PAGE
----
National Eye Institute (NEI)


For Immediate Release: Thursday, November 3, 2011





Dilated fundus examination (DFE) is a diagnostic procedure that employs the use of mydriatic eye drops (such as tropicamide) to dilate or enlarge the pupil in order to obtain a better view of the fundus of the eye   Once the pupil is dilated, examiners often use specialized equipment such as an ophthalmoscope or fundus camera to view the inner surfaces of the eye. DFE has been found to be a more effective method for evaluation of internal ocular health than non-dilated examination  It is frequently performed by ophthalmologists and optometrists as part of an eye examination.



November 3, 2011  —  Diabetic retinopathy is one of the most common and debilitating complications of diabetes. During National Diabetes Month, the National Eye Institute (NEI), a part of the National Institutes of Health, is encouraging people with diabetes to get annual dilated eye exams and take steps to avoid vision loss.


About 28.5 percent of U.S. adults age 40 and older with diabetes have diabetic retinopathy, a condition that causes blood vessels of the retina to swell and leak fluid. The retina is the light-sensing layer of tissue in the back of the eye. As the disease progresses, blood vessels become blocked and rupture or new vessels grow on the retina, leading to permanent and sometimes profound vision loss.


People with diabetes are at greater risk for cataracts, which cause clouding of the eye lens, and glaucoma, which damages the optic nerve. In the United States, diabetes is the leading cause of blindness among working-age adults.


People with diabetes can take steps to prevent complications of diabetes. In addition to controlling blood glucose and blood pressure through healthy eating, adequate exercise, and medication, people with diabetes should have annual dilated eye exams to identify signs of diabetic retinopathy, which usually has no symptoms until vision loss occurs. Comprehensive

dilated eye exams allow eye care professionals to monitor the eye, including the retina, for signs of disease. Ninety percent of diabetes-related blindness is preventable through early detection, timely treatment, and appropriate follow-up care.


The NEI supports research aimed at understanding, preventing, and treating diabetic retinopathy.


The Action to Control Cardiovascular Risk in Diabetes (ACCORD) Eye Study, sponsored in part by the NEI, showed that intensive control of blood glucose and blood lipids, including cholesterol, slows the progression of diabetic retinopathy.


The NEI Diabetic Retinopathy Clinical Research Network ( is an NEI-sponsored collaboration of more than 300 physicians at more than 100 clinical sites across the United States. Since 2002, has coordinated 18 clinical studies investigating treatments for various diabetes-related conditions, including a condition that causes central vision loss called macular edema.


A recent study of people with diabetic macular edema showed that about 50 percent of participants treated with eye injections of the drug Lucentis combined with conventional laser treatment had dramatic improvements in vision, compared to about 30 percent of participants who received laser treatment alone. This is the first new treatment for diabetic eye disease in 25 years.


The NEI provides resources to health professionals and the public to educate and increase awareness of diabetic eye disease through its National Eye Health Education Program (NEHEP).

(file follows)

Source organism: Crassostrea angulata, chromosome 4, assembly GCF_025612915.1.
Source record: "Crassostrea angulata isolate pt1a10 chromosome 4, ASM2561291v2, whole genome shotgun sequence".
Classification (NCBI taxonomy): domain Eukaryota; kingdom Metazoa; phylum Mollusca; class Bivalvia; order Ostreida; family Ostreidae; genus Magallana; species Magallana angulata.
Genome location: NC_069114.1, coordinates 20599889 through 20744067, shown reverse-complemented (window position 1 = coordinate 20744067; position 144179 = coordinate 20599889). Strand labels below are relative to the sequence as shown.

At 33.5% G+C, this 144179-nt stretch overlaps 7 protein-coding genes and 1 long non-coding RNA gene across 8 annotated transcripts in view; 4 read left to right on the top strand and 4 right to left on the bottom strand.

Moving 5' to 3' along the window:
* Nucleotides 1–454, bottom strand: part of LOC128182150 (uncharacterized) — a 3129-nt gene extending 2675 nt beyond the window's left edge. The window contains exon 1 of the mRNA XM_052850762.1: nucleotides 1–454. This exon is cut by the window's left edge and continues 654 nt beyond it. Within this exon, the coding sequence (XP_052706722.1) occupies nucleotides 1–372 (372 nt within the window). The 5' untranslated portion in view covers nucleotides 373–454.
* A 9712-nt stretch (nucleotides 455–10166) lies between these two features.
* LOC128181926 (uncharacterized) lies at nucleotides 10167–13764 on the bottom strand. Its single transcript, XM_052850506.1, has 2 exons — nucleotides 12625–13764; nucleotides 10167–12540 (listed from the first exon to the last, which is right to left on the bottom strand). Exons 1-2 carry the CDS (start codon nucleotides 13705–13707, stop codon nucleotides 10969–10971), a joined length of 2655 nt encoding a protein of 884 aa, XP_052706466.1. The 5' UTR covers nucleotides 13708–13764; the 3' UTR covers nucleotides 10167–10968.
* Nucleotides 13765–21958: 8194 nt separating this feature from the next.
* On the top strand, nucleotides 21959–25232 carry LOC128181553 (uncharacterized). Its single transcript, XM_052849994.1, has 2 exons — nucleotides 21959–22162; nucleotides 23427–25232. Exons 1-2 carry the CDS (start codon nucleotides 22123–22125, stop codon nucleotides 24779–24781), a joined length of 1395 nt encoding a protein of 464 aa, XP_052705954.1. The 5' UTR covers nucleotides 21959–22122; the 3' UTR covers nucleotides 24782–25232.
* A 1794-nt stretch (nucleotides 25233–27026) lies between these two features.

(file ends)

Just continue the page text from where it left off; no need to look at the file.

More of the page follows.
During National Diabetes Month, NEHEP is targeting those at increased risk of vision loss from diabetes by raising awareness of the importance of early detection among health providers, who play a crucial role in motivating patients to protect their eyes. According to an NEI survey, 96 percent of adults said they would get a comprehensive dilated eye exam if their health care provider suggested they get one. People at highest risk of vision loss and blindness from diabetes include African Americans, Hispanics, American Indians, and Alaskan Natives.


NEHEP is distributing free diabetic eye disease resources to health professionals and community organizations serving people with diabetes. Resources include teaching tools for community health workers, cards to promote the Medicare benefit available to people with diabetes, and other educational materials. All resources are available in English and Spanish.


The National Eye Institute (NEI), part of the National Institutes of Health, leads the federal government’s research on the visual system and eye diseases. NEI supports basic and clinical science programs that result in the development of sight-saving treatments. For more information, visit <>.


About the National Institutes of Health (NIH): NIH, the nation’s medical research agency, includes 27 Institutes and Centers and is a component of the U.S. Department of Health and Human Services. NIH is the primary federal agency conducting and supporting basic, clinical, and translational medical research, and is investigating the causes, treatments, and cures for both common and rare diseases. For more information about NIH and its programs, visit <>.




National Eye Institute



What is a Comprehensive Dilated Eye Exam?


A comprehensive dilated eye exam is a painless procedure in which an eye care professional examines your eyes to look for common vision problems and eye diseases, many of which have no early warning signs. Regular comprehensive eye exams can help you protect your sight and make sure that you are seeing your best.

What does a comprehensive dilated eye exam include?

A comprehensive eye examination includes: dilation, tonometry, visual field test and visual acuity test.

Dilation: Drops are placed in your eyes to dilate, or widen, the pupils. Your eye care professional uses a special magnifying lens to examine your retina to look for signs of damage and other eye problems, such as diabetic retinopathy or age-related macular degeneration. A dilated eye exam also allows your doctor to check for damage to the optic nerve that occurs when a person has glaucoma. After the examination, your close-up vision may remain blurred for several hours.